Conference on the New Permanent Exhibitions of the Museum of Ethnography
Budapest, 16-18 November 2020
Download the presentations here: https://filecloud.rentit.hu/url/5edvrngrjjk2hudc
In the near future, the Museum of Ethnography will be moving to a new building, its relocation carrying with it an opportunity for both physical, and conceptual renewal. The permanent exhibition that is to mark this process represents a milestone not only in the life of the institution, but also in the history of Hungarian ethnographic museology as a whole and, indeed, the history of Hungarian ethnography itself. Though preparations for the move have been underway for years, it is on the occasion of this conference that the concept is to make its true public debut and undergo the scrutiny of the domestic and international professional communities. We trust that despite the present unusual circumstances, a way will be found to move forward with the event that will make possible.
The new exhibition involves division into three basic sections: a Ceramics Space, a Youth Exhibition, and a Permanent Collection Exhibition, all connected by their emphasis on the museum’s physical collection, simultaneously presenting historical and contemporary artefacts from both the Hungarian, and international holdings.
The open “Ceramics Space” will offer a glimpse of the quantitative dimensions of the museum’s collection, while also touching on a variety of social issues, illuminated by the artefacts on display from perspectives unlike the ones in which visitors are accustomed to seeing them in. The several thousand objects selected to feature in what is essentially a visible storage area will come from both the Hungarian and international collections, the only attribute holding them together being the fired clay of which they are made. In all other respects – colour, size, age, technique, and use – the display is to be extraordinarily diverse.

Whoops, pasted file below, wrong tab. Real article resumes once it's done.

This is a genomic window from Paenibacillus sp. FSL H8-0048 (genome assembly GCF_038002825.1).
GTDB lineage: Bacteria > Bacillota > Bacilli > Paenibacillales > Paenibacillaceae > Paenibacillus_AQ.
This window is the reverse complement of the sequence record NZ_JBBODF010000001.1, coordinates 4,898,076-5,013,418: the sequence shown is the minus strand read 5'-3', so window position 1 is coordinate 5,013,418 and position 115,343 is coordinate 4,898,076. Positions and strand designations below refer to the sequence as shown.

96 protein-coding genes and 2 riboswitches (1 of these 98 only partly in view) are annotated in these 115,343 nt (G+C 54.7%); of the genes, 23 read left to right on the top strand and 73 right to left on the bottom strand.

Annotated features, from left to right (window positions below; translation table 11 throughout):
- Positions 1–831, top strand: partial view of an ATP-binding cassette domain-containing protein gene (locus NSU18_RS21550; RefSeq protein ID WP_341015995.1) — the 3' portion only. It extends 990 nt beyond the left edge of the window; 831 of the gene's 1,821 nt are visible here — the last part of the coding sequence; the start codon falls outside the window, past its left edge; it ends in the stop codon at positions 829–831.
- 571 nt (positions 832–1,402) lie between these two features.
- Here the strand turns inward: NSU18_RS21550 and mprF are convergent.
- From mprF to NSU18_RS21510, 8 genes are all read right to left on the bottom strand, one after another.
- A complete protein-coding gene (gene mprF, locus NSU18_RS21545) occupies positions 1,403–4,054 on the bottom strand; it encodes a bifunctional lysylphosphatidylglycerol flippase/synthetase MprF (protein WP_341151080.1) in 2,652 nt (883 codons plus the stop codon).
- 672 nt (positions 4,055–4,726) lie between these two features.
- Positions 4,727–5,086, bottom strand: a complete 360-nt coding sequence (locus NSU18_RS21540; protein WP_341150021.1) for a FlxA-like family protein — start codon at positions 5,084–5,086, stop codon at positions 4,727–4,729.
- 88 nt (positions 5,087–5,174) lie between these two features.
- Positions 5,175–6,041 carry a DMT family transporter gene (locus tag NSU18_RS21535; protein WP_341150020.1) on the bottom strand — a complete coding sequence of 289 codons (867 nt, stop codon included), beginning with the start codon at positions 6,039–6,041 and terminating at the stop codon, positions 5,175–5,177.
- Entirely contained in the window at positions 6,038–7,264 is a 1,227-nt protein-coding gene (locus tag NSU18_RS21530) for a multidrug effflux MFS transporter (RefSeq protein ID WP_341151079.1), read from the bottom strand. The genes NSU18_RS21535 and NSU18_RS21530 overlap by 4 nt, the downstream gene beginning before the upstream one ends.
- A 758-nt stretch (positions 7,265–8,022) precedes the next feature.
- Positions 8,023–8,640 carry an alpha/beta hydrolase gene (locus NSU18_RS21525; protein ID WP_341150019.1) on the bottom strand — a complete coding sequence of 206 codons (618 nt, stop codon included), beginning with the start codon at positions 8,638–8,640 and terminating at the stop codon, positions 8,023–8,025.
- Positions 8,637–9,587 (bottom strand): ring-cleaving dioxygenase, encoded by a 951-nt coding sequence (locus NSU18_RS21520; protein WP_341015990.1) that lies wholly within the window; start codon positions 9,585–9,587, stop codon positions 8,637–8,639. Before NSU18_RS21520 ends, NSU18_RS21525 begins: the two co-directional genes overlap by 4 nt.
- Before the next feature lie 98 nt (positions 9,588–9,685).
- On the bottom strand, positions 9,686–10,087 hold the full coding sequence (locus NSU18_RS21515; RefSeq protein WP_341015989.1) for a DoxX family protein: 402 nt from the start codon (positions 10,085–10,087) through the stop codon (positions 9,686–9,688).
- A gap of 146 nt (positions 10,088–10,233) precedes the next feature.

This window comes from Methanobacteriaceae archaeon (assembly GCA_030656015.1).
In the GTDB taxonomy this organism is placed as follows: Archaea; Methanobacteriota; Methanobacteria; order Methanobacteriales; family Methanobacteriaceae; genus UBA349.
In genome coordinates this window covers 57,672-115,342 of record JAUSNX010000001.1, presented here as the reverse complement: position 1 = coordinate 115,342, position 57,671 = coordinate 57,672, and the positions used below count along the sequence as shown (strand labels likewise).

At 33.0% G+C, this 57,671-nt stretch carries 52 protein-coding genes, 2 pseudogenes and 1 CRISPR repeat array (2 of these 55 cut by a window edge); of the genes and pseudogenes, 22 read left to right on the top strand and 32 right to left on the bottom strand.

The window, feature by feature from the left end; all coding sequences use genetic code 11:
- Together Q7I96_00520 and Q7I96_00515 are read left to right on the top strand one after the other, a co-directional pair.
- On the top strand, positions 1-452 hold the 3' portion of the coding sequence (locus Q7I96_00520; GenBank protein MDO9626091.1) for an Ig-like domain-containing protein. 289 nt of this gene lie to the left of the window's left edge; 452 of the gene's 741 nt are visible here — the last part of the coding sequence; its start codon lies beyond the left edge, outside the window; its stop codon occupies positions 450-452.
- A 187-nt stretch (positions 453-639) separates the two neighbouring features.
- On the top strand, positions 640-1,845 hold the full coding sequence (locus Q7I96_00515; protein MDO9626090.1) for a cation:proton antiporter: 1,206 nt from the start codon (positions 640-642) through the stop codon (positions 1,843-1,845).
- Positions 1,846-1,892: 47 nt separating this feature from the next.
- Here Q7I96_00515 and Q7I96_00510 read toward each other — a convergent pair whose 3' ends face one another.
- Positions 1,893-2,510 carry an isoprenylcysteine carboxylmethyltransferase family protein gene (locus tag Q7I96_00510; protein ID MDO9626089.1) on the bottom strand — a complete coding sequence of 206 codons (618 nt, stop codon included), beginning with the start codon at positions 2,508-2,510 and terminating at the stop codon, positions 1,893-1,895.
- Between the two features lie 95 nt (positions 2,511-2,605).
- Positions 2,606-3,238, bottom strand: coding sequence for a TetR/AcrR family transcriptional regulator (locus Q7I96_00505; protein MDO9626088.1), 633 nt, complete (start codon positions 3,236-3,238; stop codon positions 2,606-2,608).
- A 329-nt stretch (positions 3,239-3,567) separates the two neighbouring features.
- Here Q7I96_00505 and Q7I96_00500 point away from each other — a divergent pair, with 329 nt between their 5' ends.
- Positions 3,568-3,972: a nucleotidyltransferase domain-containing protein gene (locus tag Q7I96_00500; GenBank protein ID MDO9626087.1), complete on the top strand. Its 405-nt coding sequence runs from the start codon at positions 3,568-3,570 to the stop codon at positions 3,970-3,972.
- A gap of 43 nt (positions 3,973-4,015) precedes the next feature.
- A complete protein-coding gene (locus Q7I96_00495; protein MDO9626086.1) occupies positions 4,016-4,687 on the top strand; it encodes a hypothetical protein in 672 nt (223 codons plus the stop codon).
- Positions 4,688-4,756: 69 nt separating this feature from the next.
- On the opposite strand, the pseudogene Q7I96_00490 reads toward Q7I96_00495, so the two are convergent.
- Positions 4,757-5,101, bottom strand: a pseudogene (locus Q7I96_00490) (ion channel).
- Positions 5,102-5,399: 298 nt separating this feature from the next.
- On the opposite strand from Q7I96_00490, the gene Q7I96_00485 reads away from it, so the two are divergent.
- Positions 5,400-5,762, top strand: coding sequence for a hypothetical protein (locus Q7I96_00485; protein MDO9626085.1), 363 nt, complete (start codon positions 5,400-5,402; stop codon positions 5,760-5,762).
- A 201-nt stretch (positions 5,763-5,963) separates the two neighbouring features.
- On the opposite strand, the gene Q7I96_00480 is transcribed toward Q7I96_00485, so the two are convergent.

The Children’s Exhibition aims to examine the day-to-day lives of – and the similarities and differences between – the humans that populate and run our world, natural and supernatural beings, and all manner of objects and things. Each topic is to be introduced using general activities such as sleeping, eating, work, play, storytelling, and music. Through stories of people and objects, visitors will explore the great variety of cultural responses to these basic needs provided in different parts of the world by humans past, present, and future and learn why and how ethnography museums have sought to document them. The exhibition places all the tools of the museum environment into the service of hands-on, experiential learning, selecting the best methods for engendering receptiveness and cultivating familiarity available with respect to the age groups in question.
Permanent Collection Exhibition
Comprising several thousand artefacts, the Permanent Collection Exhibition will seek to make sense of the Museum of Ethnography’s extensive collection, telling stories of the relationships between objects and people, places and life-worlds, scientists and the their areas of study, collectors and museums. The Permanent Collection Exhibition will ask questions: What is a museum? How can its holdings be “read”? How were they assembled over time to form a collection – a museum? How can a historic collection be viewed with new eyes and displayed so as to make it exciting?
Current plans include a modular structure in which various topics may each be interpreted independently, while still connecting to the others in a number of different ways.
MS/M and Museum is being born will offer an introduction to the collection as a whole, the concept of an artefact, the period in which the museum was born, and the exhibitions that surrounded the institution’s formation.
Object Biographies and In the Field will each examine an issue related to research methodology, the first having to do with the relationships between humans and objects, and the second with the challenges, opportunities, and range of outcomes associated with encounters between researchers and the people of Hungarian, European, and extra-European cultures.
Hungarian Prehistories and Folk Art will represent important lines of research and scientific approaches that are easily associated with the field of ethnography.
Art and Heritage are conceptual buzzwords risen to prominence in the past few decades that evaluate museum holdings – i.e. institutional heritage – from the vantage point of the present.
The exhibition will feature a separate ZOOM area in which, in lieu of the more standard intellectual approach, objects will be displayed in a high-visibility, interactive manner.
On the first day of the conference, presenters will be asked to debate the full exhibition concept, while attendees familiarise themselves with the building architectural and exhibition design concepts and learn about the experiences other countries have had with recently developed, comprehensive ethnographic/anthropological exhibitions. On the second and third days, debate will centre on individual exhibition units. Each topical area will be introduced by a single curator, followed by two critical responses. All presenters and responders will be noted Hungarian and international professionals, ethnographers, historians, museologists, and curators.
Now is the time to talk, to discuss the concept as it currently stands.
We look forward to your participation!